The first example is during the tutorial, I often noticed that the word "sucks" was instead spelled as "sux." I admit, this does fit the general theme of edgy wasteland, but cool misspellings of words are reserved for the Kool-Aid man and Toys R Us, and you saw where that got them.
The second example is the plunger. The item is a low damage but comedic melee weapon (or bow ammo) available to a custom build at nearly no cost. Ok, that's silly, I can appreciate that. But the description... oh boy.
"This is a POWERFUL WEAPON OF DOOOOM!!"
It's 2018, so forgive me if I wasn't prepared for this. It's something you'd see on the Bio section of a Myspace page with Gir from Invader Zim as their profile image. And if it was up to me, it would have stayed there.
I in no way fault the game for picking a youthful, edgy humor, but I found it trying a bit too hard at times. The awkward, "cringy" moments where a joke tries hard but doesn't land is far more memorable than if the joke simply was overlooked for being mild or uninteresting.
The final complaint with Dustwind was something that I had to muse on in hindsight: the lack of a campaign. While the game offers a number of single player levels, the primary focus on development is clearly set on multiplayer.
The character creation system uses a point system to balance out what's available to you, something common among multiplayer titles. And the way to unlock new items to add to your custom characters is done by leveling up, which you do by playing the various game maps and modes provided. While I was having fun, I had little to no interest in playing against other people. I found fighting against NPCs in a co-op game challenging enough.
I found myself wishing that there was a single player campaign option. Now I'm not talking about an entire open world setting with people to meet and missions to take on. Even if it had been a series of scripted levels to play, perhaps with some linear storytelling, I'd have been more than happy. But since the game's engagement was so dependent on playing with someone else, this absence held it back the most.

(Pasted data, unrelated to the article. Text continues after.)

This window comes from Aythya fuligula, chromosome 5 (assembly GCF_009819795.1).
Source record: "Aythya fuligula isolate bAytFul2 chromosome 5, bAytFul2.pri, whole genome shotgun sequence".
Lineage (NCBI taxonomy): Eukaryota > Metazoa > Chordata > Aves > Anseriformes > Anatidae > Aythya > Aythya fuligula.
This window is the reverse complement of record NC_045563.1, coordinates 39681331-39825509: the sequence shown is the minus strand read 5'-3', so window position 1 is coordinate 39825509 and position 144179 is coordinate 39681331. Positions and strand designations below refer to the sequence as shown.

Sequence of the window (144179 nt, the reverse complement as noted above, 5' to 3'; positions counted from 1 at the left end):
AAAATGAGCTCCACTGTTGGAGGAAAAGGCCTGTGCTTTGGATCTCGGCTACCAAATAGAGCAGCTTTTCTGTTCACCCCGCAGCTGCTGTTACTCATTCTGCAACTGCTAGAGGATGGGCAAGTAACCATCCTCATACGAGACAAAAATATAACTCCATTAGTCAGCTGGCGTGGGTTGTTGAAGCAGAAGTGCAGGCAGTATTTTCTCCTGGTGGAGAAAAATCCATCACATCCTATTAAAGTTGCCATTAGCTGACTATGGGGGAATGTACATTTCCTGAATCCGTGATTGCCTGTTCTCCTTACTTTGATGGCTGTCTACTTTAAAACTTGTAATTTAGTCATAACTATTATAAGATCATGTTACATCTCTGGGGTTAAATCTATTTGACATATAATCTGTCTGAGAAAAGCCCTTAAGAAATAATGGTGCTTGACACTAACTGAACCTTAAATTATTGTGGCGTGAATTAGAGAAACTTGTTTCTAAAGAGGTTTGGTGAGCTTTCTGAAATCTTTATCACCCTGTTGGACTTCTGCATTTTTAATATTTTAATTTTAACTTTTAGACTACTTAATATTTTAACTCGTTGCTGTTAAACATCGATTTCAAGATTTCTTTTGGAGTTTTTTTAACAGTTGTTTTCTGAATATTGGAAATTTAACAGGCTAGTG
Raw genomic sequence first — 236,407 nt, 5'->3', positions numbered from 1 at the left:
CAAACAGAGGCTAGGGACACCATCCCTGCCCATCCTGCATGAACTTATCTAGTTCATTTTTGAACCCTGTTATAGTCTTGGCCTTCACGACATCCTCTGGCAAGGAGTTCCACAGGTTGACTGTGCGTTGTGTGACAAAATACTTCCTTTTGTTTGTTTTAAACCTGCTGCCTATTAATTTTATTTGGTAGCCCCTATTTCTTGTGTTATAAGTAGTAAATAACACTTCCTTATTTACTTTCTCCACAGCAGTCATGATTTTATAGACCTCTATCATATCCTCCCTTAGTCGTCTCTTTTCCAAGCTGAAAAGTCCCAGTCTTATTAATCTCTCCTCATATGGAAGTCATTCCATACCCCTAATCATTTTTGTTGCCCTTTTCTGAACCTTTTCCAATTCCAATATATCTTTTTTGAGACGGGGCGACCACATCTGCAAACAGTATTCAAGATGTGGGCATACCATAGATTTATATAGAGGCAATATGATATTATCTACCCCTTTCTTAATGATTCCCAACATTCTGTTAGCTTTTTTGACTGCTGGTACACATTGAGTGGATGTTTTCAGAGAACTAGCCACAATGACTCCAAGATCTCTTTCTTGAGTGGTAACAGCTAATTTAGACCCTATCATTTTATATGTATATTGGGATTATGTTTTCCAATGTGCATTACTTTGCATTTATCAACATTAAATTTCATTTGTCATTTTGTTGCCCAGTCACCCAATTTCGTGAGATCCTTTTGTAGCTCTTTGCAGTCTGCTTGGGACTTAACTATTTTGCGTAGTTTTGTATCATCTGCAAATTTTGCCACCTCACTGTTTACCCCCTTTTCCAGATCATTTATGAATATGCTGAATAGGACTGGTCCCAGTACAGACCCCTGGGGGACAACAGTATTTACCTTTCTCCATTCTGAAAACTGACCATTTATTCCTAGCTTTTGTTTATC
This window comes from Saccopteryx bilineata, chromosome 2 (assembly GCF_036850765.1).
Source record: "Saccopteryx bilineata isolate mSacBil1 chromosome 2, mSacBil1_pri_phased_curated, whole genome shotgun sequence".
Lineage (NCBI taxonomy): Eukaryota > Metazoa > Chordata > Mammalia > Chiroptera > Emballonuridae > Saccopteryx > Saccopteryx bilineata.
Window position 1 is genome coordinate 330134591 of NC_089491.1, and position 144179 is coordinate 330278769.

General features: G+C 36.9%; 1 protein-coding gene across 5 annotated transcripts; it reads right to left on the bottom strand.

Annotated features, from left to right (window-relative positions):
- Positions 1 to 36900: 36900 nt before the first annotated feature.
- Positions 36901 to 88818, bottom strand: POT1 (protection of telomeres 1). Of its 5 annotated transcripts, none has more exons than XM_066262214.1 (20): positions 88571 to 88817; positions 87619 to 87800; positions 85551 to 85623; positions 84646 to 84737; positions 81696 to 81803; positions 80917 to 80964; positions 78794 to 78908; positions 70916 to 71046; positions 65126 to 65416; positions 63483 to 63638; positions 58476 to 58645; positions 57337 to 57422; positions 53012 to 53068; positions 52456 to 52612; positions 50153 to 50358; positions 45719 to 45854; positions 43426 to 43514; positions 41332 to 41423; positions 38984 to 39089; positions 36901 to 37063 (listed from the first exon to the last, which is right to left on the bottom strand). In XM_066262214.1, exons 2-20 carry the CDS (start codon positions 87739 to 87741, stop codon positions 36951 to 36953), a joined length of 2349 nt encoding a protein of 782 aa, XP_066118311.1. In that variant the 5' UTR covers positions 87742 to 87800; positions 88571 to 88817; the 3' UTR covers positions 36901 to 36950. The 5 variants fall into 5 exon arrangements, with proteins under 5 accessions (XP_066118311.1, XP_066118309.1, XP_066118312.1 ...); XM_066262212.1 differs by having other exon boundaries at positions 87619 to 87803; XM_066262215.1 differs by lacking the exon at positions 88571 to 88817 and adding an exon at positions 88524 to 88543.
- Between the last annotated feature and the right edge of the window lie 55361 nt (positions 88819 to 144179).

Dustwind is a well-made game. The sounds, music, art, and engine would very well, and I never had an issue with any bugs or glaring technical complications. The setting works fantastically with the game's mechanics. And when playing with friends, it can be an absolute blast. Though when limited by the unnatural controls, the swing-and-miss jokes, and the lack of engaging single player motivation, Dustwind is held back from its full potential.
Games like this are why I prefer to not use a numbered scoring system. The conditions of the player's life will firmly dictate the game's value. If you're an introverted gamer who likes to play casual games alone after work, this won't be your cup of tea. If you're someone who has dedicated Saturday evenings where you and your friends get together to play some stimulating games, then Dustwind would be a fantastic investment. So I had to settle for somewhere in between.
Dustwind released on August 15, 2018. It was developed by Dustwind Studios and published by Z-Software GmbH, Dustwind Studios. It can be found on Steam for $24.99. More information about Dustwind can be found on the official game website.
Two copies of the game were provided to me (and for a co-op partner of my choosing) for the purpose of this review.